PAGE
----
modes of belief they displace, even those of pagan origin. Most curious are
the situations faced by science where the connectivity of correspondences
is so elusive and questionable as to be termed "moonshine", as noted above.
There is therefore a case for systematic comparison of theories of correspondences
as a basis for more coherent approaches to correlative thinking,
as suggested elsewhere (Theories
of Correspondences -- and potential equivalences between them in correlative
Poly-ocular engagement: As suggested
by Magoroh Maruyama (above), the use of a set of complementary cognitive "eyes"
points to the possibility of a form of stereoscopic cognitive engagement which
would be what decades of "interdisciplinarity" has not emerged to
be. In this sense the future "science" lies in an emergent coherence
between the disciplines that until now has been stillborn -- even when these
disciplines claim to deal together with "natural knowledge" (as implied
by the full title of the Royal Society). From this perspective, it is the challenge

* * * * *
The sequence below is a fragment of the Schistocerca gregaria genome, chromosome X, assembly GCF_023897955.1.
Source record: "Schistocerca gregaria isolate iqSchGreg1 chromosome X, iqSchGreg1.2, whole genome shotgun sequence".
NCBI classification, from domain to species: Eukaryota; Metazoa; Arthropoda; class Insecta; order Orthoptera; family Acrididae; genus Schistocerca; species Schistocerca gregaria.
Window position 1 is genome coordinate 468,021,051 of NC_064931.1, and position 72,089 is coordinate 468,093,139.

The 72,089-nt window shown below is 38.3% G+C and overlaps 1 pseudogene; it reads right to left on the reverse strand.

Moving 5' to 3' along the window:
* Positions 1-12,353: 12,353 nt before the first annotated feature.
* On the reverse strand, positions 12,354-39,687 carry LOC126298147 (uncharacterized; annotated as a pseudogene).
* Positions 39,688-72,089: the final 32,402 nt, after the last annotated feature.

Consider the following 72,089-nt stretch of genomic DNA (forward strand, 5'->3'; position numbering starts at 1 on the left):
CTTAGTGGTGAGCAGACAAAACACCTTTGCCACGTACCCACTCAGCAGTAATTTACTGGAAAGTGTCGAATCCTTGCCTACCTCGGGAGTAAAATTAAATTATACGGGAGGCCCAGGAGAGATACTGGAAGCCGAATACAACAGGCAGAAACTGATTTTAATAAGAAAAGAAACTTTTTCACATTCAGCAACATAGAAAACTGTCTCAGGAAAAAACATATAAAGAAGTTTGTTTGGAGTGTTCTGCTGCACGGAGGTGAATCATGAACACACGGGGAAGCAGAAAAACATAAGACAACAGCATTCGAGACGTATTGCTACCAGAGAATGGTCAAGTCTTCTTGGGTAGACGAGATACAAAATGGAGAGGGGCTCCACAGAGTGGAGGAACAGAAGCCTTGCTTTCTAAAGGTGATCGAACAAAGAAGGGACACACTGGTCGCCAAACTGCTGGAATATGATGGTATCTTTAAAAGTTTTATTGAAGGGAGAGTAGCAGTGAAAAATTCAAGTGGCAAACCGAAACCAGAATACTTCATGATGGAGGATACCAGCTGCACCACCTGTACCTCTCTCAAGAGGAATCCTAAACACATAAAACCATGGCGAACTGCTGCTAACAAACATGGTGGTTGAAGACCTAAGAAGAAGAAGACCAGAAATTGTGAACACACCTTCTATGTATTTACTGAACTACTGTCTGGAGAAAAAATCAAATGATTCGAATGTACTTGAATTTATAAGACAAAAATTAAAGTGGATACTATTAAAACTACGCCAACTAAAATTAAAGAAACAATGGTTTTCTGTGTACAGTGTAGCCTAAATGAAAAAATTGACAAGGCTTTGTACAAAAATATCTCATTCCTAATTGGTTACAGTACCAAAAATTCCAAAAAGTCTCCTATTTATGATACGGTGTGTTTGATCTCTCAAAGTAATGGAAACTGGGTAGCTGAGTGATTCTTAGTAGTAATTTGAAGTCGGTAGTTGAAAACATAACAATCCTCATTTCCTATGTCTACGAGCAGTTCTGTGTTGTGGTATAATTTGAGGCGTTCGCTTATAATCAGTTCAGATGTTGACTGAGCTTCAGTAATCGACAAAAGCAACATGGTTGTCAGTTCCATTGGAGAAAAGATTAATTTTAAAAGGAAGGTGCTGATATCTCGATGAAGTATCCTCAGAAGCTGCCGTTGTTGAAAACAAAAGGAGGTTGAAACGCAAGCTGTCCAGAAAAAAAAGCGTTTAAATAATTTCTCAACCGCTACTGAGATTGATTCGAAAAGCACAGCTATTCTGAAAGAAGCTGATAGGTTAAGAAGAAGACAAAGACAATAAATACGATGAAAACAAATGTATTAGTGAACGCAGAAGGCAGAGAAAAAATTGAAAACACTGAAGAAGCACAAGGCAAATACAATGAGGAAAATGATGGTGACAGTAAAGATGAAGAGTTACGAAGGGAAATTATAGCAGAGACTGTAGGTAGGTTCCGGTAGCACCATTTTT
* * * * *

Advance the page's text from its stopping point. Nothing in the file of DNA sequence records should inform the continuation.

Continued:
of "managing" cognitively
the co-existence of essentially incommensurable perspectives that merits consideration
at the core of any educational curriculum, as implied by notions of "cognitive
fusion" or "polysensorial knowledge" as explored elsewhere (Enactivating
a Cognitive Fusion Reactor,
Challenge of Polysensorial Knowledge,
Expressed differently, it is how a scientist
like Isaac Newton integrates alchemical perspectives, as with the modern physicist F.
David Peat, that offers pointers to the future. In this
sense, the potential role of Michael Reiss as an ordained member of the clergy,
was also of interest. Similar points might be made with respect to those encompassing
physics and astrology, or medicine and shamanism, or being able to engage with
a set of such "languages" felt to be complementary in the significance they
The value of such skill is recognized in a "well-rounded education"
and has, for example, been explored with respect to statesmen who valued their
own skill as poets (Poetry-making
and Policy-making: arranging a Marriage between Beauty and the Beast,
1993). This example provides a clue to further exploration, namely the
role of metaphor as appreciated in the creative and explanatory processes of
many disciplines (Metaphors
as Transdisciplinary Vehicles of the Future, 1991). The practical
question is how cognitive dancing between "languages" is to be taught
if science is not to acquire the scholastic status of Latin.
Recent critical, ecological and philosophical